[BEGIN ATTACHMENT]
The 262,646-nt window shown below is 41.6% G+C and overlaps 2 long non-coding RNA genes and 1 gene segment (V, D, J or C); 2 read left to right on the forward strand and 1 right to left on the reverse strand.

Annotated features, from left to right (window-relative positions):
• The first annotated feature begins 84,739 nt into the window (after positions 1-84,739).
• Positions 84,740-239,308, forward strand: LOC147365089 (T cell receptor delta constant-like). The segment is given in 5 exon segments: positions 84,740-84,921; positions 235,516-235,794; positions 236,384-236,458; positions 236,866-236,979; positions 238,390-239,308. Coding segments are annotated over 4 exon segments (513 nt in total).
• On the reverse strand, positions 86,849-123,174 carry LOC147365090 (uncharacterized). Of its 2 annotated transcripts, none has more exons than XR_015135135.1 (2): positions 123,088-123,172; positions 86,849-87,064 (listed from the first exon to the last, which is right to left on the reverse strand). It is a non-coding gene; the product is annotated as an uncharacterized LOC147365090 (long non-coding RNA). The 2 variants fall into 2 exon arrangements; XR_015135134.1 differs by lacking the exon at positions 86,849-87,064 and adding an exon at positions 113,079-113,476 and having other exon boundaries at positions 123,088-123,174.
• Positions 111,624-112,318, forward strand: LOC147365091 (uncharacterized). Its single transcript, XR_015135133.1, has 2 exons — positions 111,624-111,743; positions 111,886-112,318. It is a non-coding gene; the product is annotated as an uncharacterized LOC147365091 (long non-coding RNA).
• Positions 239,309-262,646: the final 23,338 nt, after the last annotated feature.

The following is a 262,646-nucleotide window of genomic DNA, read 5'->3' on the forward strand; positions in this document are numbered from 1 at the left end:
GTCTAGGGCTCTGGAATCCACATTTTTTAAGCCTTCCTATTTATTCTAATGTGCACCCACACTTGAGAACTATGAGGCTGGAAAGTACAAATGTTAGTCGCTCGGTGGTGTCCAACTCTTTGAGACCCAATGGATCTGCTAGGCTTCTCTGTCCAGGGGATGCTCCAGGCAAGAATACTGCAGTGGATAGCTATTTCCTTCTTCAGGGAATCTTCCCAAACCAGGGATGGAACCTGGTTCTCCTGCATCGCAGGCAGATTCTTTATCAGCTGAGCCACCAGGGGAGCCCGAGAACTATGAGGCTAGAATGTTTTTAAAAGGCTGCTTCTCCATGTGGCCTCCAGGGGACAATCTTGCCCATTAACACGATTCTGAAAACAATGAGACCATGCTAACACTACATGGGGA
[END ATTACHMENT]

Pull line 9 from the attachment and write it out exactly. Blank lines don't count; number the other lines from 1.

GTCTAGGGCTCTGGAATCCACATTTTTTAAGCCTTCCTATTTATTCTAATGTGCACCCACACTTGAGAACTATGAGGCTGGAAAGTACAAATGTTAGTCGCTCGGTGGTGTCCAACTCTTTGAGACCCAATGGATCTGCTAGGCTTCTCTGTCCAGGGGATGCTCCAGGCAAGAATACTGCAGTGGATAGCTATTTCCTTCTTCAGGGAATCTTCCCAAACCAGGGATGGAACCTGGTTCTCCTGCATCGCAGGCAGATTCTTTATCAGCTGAGCCACCAGGGGAGCCCGAGAACTATGAGGCTAGAATGTTTTTAAAAGGCTGCTTCTCCATGTGGCCTCCAGGGGACAATCTTGCCCATTAACACGATTCTGAAAACAATGAGACCATGCTAACACTACATGGGGA